Now most of my terrain is geared to Warhammer Fantasy as that is what I've played most of over the years. Happily much of it has been usable in Rogue Trader games as well - I still plan on playing an RT Siege game one day with Imperial Army units assaulting the Mighty Fortress, defended by feral and Space Orks!
Epic poses a slight problem in that you have to create a new set of scenery to cater for the much smaller scale. I've got by in the past with just plonking down the card buildings on my grass mat and getting on with it but that's always bugged me a bit - where are the streets and roads that make the presence of massive gothic sky scrapers on a grassy plain believable?
|A new step forward in Green Belt development - road-less High Rise accommodation!|
Thanks to an ebay bargain I managed to score some time ago, I ended up with a good sized pile of the plastic ruins that came with the Titan Legions box set. These were perfect for constructing the ruined city that I use as a backdrop for my Epic stuff. I've often been asked how I created these city tiles and I plan on doing another similar tutorial when I get round to basing up the polystyrene buildings from Adeptus Titanicus. I also have plans for building a slightly less ruined sector of the city using the card building from the Space Marine 2nd ed box set along the lines of Warlord Paul's fantastic city scenery.
However, I digress and the whole point of this post is all about craters - namely the vacuum formed set of plastic craters that were released back in 1989 to accompany Adeptus Titanicus. released the previous year.
Another ebay bargain saw me come into the possession of a set of these and having read the article that featured in White Dwarf 111 that detailed a whole host of rules for using them in games, I had to get them spruced up and on to the battlefield!
In Adeptus Titanicus they basically represent an obstacle in the form of difficult or dangerous terrain for vehicles and Titans, depending how quickly they attempt to move across them. They can also count as cover for infantry and vehicles have the option of going hull down to take advantage of the cover provided by the crater rim.
Things can be made more interesting by having the crater filled with various unpleasant substances, depending on how the craters might have been formed - meteor impact, long range bombardment or geological processes. Lava, hot mud, radiation hot spots and noxious gas can pose a deadly threat to unprotected vehicles and infantry, while smoking craters completely block line of sight thanks to the thick column of smoke belching out of it. Flashpoint craters erupt in an unpredictable manner (or very predictably if plasma weapons are fired into it!) destroying anything unfortunate enough to be in the crater when it goes up and throwing out great gobbets of red hot magma in all directions.
What I really like about craters in Adeptus Titanicus is that they can be created in game. Probably the most common cause is reactor meltdowns when a Titan is destroyed. Typically this forms a size 3 lava filled crater, adding to the chaos on the battlefield!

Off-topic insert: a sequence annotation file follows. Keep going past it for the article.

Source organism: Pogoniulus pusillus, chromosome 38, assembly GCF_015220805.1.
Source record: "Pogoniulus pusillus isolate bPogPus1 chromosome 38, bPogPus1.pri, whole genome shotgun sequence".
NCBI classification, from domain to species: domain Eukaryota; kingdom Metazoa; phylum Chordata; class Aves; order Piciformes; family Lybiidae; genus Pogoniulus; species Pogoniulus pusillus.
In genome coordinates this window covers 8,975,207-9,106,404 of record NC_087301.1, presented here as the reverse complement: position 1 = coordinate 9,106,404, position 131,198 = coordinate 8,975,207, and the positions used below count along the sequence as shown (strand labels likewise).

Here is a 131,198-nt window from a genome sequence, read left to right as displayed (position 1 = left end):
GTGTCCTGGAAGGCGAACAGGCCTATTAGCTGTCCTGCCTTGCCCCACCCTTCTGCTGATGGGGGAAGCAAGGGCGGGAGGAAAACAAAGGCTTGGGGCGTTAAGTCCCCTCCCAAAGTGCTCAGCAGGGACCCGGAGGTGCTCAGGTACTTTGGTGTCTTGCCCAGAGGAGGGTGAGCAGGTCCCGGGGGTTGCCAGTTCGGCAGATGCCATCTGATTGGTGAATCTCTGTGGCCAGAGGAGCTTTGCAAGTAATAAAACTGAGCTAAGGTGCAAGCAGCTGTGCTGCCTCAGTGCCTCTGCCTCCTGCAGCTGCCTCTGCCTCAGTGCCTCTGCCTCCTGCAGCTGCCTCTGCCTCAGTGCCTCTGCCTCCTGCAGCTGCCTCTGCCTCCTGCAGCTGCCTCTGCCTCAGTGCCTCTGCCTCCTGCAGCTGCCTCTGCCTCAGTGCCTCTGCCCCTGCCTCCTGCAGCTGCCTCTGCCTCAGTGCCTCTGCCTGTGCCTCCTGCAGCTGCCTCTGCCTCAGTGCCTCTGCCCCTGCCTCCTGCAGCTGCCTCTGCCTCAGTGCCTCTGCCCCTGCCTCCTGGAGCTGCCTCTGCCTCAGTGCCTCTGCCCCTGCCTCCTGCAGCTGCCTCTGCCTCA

Titans can also deliberately create size 1 craters by concentrating very heavy weapon fire on one spot. Plasma weapons, fired on maximal, create lava craters, while Macro Cannon and the like create normal craters.
The craters I got through the post arrived in a bit of a mess. The previous owner had roughly cut them out of the plastic sheet they came on and had lathered on the glue and sand. After trimming the edges down and neatening them up a bit they were ready for texturing. I also based them on plasticard to strengthen them up a bit and ensure they laid flat on the table.
Firstly I splodged on some big dollops of PVA and stuck down the stones - I got these by sieving Builder's Sharp Sand and removing the larger stones. Once this was dry I went back over the crater with some slightly watered down PVA, missing out the rocks, and applied the sand itself - this way you don't cover your rubble with sand.
Once this is all dry I mixed up some very watery PVA - about the consistency of milk - and splashed it liberally over the rubble piles. This is a great tip I learnt ages ago for ensuring that larger bits like rocks stay attached to your scenery. Once the PVA dries it forms quite a strong seal over the rocks and stops your scenics molting all over your gaming table!
Once this had all dried it was painting time. I forgot to take pics of this bit but its pretty straightforward. What with the large surface area that needed painting, I dispensed with my usual dark brown ink wash and used watered down cheap artist's acrylics to get a dark brown base colour. I then drybrushed the craters with an off white, bleached bone colour - cheap acrylics again. To make the rubble stand out a bit more I gave it a watery black wash and a light grey drybrush and voila - craters to go!
I've got a few more to do and am quite tempted to try and make a mold of the crater interior so that I can press mold some inserts that could go in them to represent lava, gas and the like.